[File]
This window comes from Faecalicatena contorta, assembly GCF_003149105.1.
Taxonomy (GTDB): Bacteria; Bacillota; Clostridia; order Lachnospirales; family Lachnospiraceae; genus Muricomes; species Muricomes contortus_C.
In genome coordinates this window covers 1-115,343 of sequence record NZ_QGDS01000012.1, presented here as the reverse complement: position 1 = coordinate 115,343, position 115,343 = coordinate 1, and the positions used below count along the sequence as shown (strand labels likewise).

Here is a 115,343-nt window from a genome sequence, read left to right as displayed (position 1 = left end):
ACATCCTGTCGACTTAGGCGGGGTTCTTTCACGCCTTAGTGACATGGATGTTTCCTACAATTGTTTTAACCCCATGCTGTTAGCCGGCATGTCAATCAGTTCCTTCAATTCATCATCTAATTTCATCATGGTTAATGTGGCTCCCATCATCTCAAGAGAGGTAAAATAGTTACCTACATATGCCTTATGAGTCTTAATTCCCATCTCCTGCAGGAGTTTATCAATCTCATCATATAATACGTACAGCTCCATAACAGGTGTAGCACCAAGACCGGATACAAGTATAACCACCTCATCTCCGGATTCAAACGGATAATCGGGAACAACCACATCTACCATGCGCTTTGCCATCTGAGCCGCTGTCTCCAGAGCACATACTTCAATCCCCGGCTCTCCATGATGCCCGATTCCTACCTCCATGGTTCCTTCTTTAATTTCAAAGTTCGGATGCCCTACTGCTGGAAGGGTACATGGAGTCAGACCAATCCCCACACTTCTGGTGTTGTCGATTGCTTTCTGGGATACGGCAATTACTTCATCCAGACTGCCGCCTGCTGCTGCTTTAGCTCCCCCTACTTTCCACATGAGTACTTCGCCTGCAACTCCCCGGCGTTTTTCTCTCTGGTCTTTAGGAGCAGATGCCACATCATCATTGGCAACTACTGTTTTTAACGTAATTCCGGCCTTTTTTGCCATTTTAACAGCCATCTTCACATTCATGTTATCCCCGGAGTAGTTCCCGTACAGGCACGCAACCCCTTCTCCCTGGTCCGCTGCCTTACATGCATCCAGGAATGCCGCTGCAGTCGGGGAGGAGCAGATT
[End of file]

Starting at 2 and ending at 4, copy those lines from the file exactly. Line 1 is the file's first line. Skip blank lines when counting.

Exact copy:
Taxonomy (GTDB): Bacteria; Bacillota; Clostridia; order Lachnospirales; family Lachnospiraceae; genus Muricomes; species Muricomes contortus_C.
In genome coordinates this window covers 1-115,343 of sequence record NZ_QGDS01000012.1, presented here as the reverse complement: position 1 = coordinate 115,343, position 115,343 = coordinate 1, and the positions used below count along the sequence as shown (strand labels likewise).

Here is a 115,343-nt window from a genome sequence, read left to right as displayed (position 1 = left end):